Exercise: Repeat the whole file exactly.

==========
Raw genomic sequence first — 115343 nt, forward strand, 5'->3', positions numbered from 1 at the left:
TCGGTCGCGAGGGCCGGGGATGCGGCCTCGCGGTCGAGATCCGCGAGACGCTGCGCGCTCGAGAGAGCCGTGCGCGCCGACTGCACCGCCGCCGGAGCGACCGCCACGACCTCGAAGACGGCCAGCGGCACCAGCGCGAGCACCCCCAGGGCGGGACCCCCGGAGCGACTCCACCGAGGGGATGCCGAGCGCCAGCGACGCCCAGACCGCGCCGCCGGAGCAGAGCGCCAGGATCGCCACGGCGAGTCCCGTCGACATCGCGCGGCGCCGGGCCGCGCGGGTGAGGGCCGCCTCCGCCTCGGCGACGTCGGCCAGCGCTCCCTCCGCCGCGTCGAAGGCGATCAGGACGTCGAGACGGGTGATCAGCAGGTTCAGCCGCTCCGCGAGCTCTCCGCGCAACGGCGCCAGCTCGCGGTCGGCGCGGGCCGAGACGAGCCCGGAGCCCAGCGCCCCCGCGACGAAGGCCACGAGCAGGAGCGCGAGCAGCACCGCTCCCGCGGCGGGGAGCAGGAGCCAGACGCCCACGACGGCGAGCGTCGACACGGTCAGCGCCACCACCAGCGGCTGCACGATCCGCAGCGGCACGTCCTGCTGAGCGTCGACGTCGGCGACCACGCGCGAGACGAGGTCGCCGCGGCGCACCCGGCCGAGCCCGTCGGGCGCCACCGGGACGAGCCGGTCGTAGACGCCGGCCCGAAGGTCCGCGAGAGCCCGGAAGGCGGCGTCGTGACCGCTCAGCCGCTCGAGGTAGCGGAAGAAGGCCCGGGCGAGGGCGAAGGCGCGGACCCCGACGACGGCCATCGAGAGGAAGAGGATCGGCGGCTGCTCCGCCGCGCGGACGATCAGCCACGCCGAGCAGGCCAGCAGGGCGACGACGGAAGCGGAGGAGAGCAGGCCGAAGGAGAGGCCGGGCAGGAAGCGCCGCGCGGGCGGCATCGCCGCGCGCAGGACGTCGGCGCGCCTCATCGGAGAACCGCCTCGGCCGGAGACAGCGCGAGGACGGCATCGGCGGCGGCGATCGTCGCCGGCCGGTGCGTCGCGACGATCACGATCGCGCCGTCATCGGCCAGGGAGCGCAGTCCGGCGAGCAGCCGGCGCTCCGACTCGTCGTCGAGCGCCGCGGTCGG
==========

Raw genomic sequence first — 115343 nt, forward strand, 5'->3', positions numbered from 1 at the left:
TCGGTCGCGAGGGCCGGGGATGCGGCCTCGCGGTCGAGATCCGCGAGACGCTGCGCGCTCGAGAGAGCCGTGCGCGCCGACTGCACCGCCGCCGGAGCGACCGCCACGACCTCGAAGACGGCCAGCGGCACCAGCGCGAGCACCCCCAGGGCGGGACCCCCGGAGCGACTCCACCGAGGGGATGCCGAGCGCCAGCGACGCCCAGACCGCGCCGCCGGAGCAGAGCGCCAGGATCGCCACGGCGAGTCCCGTCGACATCGCGCGGCGCCGGGCCGCGCGGGTGAGGGCCGCCTCCGCCTCGGCGACGTCGGCCAGCGCTCCCTCCGCCGCGTCGAAGGCGATCAGGACGTCGAGACGGGTGATCAGCAGGTTCAGCCGCTCCGCGAGCTCTCCGCGCAACGGCGCCAGCTCGCGGTCGGCGCGGGCCGAGACGAGCCCGGAGCCCAGCGCCCCCGCGACGAAGGCCACGAGCAGGAGCGCGAGCAGCACCGCTCCCGCGGCGGGGAGCAGGAGCCAGACGCCCACGACGGCGAGCGTCGACACGGTCAGCGCCACCACCAGCGGCTGCACGATCCGCAGCGGCACGTCCTGCTGAGCGTCGACGTCGGCGACCACGCGCGAGACGAGGTCGCCGCGGCGCACCCGGCCGAGCCCGTCGGGCGCCACCGGGACGAGCCGGTCGTAGACGCCGGCCCGAAGGTCCGCGAGAGCCCGGAAGGCGGCGTCGTGACCGCTCAGCCGCTCGAGGTAGCGGAAGAAGGCCCGGGCGAGGGCGAAGGCGCGGACCCCGACGACGGCCATCGAGAGGAAGAGGATCGGCGGCTGCTCCGCCGCGCGGACGATCAGCCACGCCGAGCAGGCCAGCAGGGCGACGACGGAAGCGGAGGAGAGCAGGCCGAAGGAGAGGCCGGGCAGGAAGCGCCGCGCGGGCGGCATCGCCGCGCGCAGGACGTCGGCGCGCCTCATCGGAGAACCGCCTCGGCCGGAGACAGCGCGAGGACGGCATCGGCGGCGGCGATCGTCGCCGGCCGGTGCGTCGCGACGATCACGATCGCGCCGTCATCGGCCAGGGAGCGCAGTCCGGCGAGCAGCCGGCGCTCCGACTCGTCGTCGAGCGCCGCGGTCGG